Cargill and partners unite to support sustainable beef supply chain

The five-year, US$8.5 million project will impact 100,000 acres of row crops and feed production in Nebraska to build on farmers’ ongoing efforts to mitigate and adapt to impacts of climate changes.


The Nature Conservancy, McDonald’s, Cargill and Target have joined forces to launch a new five-year, US$8.5 million project aimed at working with Nebraska farmers to advance proven soil health practices to help mitigate greenhouse gas emissions and help farmers adapt to climate change. Overall, this effort has the potential to sequester 150,000 metric tonnes of carbon dioxide over the course of the project – equivalent to removing over 32,000 cards from the road in one year.

Nebraska is one of the top states for US beef production and among the top three states for corn production, a key ingredient for cattle feed. This project will work with interested farmers to reach 100,000 acres of land, and provide them with the technical and financial assistance to scale the implementation of regenerative soil health practices, including cover cropping, reduced tillage and diversified crop rotation.

Heather Taney, sustainability leader for Cargill’s protein and animal health businesses, said: “Mitigating climate change is a top priority for our organisations. We know we cannot tackle this alone. I’m proud of this effort to not only promote carbon sequestration in the beef feed supply chain but also support the resilience of agricultural communities.”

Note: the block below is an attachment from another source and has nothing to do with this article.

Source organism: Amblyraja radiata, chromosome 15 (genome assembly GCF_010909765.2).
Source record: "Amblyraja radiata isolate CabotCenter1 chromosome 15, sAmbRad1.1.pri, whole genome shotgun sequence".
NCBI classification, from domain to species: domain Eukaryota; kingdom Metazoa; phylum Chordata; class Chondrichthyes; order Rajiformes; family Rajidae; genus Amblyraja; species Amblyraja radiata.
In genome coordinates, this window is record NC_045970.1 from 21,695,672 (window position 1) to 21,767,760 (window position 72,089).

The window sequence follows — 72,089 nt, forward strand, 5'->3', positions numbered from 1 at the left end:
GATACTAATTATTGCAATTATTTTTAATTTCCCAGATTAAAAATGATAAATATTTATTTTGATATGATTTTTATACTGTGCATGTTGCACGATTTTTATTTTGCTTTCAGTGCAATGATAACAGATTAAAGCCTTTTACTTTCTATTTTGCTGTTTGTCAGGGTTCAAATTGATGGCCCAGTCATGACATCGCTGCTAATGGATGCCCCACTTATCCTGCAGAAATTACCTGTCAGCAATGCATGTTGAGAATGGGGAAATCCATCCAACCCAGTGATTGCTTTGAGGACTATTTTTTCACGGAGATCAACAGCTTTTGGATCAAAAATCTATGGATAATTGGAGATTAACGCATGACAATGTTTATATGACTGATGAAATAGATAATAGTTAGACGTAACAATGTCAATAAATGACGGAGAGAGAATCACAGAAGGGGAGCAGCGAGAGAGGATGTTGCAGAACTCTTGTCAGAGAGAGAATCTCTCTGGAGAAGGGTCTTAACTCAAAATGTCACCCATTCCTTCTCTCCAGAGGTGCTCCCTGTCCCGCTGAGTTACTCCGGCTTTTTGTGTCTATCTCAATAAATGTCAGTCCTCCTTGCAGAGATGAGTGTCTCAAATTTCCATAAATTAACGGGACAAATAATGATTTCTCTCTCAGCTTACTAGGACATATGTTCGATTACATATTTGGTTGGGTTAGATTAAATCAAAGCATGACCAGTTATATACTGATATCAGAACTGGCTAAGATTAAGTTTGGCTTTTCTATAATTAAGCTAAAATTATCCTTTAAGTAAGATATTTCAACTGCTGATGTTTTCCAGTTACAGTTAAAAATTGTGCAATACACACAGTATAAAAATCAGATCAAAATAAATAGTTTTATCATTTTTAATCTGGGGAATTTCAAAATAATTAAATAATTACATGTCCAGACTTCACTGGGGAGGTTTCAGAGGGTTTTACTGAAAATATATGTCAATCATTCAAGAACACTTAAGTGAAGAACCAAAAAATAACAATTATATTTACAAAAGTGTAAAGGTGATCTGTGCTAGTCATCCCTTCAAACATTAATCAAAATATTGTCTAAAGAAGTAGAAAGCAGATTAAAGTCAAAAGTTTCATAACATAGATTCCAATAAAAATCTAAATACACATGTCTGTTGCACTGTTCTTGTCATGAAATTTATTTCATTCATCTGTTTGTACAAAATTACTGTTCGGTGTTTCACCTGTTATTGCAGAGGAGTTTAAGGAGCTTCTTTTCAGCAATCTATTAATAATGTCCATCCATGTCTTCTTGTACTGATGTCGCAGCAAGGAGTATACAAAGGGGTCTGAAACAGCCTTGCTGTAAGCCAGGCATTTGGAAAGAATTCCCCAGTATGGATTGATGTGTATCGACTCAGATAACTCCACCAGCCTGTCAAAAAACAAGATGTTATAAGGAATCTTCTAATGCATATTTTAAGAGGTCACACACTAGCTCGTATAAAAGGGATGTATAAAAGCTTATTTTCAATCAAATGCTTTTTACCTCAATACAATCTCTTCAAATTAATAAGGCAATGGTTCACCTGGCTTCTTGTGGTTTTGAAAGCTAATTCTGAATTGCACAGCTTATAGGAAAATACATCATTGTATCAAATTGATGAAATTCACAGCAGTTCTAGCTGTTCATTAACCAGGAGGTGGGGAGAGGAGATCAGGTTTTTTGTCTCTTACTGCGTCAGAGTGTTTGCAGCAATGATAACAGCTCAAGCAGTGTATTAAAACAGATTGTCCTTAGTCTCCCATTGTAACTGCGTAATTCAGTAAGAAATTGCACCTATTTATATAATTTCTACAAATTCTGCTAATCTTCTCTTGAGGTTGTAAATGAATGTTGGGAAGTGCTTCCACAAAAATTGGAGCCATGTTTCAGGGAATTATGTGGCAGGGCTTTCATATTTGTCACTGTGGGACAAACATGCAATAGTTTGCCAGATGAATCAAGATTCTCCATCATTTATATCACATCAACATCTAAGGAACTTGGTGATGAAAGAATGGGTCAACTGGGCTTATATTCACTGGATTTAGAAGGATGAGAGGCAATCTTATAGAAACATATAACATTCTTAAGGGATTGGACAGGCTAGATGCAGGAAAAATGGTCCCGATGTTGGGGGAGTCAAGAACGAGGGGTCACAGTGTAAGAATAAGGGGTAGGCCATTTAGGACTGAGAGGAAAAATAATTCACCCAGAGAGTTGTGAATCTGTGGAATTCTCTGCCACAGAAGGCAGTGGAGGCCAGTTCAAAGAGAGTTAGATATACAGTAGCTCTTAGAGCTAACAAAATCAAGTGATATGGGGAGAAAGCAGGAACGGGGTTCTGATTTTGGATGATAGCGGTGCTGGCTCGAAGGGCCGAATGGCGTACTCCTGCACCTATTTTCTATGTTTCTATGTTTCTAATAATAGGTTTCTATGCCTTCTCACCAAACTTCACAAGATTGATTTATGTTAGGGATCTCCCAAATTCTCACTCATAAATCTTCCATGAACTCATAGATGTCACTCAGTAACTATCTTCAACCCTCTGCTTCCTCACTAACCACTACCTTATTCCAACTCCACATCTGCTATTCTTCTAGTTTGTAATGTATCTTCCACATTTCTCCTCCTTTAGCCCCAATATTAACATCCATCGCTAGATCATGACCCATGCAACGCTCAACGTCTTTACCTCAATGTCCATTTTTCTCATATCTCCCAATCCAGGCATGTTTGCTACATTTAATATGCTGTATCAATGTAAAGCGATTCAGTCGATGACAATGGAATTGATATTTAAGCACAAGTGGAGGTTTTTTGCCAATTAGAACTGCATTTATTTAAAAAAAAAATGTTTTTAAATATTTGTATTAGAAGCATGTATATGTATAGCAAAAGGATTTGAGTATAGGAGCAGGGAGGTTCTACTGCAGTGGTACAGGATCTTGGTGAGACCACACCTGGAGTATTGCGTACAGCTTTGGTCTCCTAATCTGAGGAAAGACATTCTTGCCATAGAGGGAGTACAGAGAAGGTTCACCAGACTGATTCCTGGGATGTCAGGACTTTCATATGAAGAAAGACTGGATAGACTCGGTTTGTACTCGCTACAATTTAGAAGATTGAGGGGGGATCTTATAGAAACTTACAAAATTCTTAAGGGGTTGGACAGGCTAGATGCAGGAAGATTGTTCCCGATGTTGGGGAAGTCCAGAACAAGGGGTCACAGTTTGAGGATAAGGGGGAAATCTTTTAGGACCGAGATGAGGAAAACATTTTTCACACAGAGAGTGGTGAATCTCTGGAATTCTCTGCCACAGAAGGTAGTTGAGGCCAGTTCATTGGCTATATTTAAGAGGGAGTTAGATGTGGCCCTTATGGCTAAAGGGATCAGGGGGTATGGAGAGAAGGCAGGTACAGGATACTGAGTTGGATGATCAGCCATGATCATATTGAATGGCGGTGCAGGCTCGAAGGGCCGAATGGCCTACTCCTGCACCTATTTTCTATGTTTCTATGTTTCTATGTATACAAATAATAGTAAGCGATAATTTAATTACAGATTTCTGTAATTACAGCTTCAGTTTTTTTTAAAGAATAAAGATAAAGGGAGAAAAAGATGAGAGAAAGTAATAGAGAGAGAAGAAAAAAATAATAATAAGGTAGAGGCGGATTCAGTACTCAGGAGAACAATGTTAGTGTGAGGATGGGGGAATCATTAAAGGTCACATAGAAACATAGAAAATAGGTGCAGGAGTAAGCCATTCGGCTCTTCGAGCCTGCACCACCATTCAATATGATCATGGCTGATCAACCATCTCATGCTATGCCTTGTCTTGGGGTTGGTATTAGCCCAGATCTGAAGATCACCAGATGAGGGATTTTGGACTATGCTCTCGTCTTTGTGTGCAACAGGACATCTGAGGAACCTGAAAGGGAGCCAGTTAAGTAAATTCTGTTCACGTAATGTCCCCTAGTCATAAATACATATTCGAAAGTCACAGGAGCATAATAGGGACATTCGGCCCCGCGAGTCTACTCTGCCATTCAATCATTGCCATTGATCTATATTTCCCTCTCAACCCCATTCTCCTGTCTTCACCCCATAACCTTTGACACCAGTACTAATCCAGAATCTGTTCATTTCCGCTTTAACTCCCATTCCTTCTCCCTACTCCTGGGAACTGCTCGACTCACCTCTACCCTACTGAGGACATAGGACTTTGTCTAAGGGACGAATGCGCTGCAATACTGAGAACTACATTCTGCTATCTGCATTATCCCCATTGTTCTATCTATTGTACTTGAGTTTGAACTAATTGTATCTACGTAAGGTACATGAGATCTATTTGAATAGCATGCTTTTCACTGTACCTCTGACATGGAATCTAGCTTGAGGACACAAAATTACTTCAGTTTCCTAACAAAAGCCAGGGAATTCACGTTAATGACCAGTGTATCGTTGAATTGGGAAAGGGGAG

As an Ecosystem Services Market Consortium pilot, the programme works to connect farmers to private sector payments for societal climate and water benefits.

Debbie Reed, director of the Ecosystem Services Market Consortium, elaborated: “Farmers who adopt soil health practices can provide those improvements. The consortium connects the two and creates a way to pay farmers for beneficial environmental outcomes.”

This connection, along with $4.4 million in support from a USDA Natural Resources Conservation Service grant through their Regional Conservation Partnership Programme, provides a way to further scale adoption of regenerative agriculture.

The initiative is also part of Cargill’s BeefUp Sustainability initiative, which seeks to reduce greenhouse gas emissions throughout the company’s beef supply chain by 30% by 2030, measured on a per pound of beef basis against a 2017 baseline. Earlier this summer, Cargill launched a grassland restoration effort to support this goal.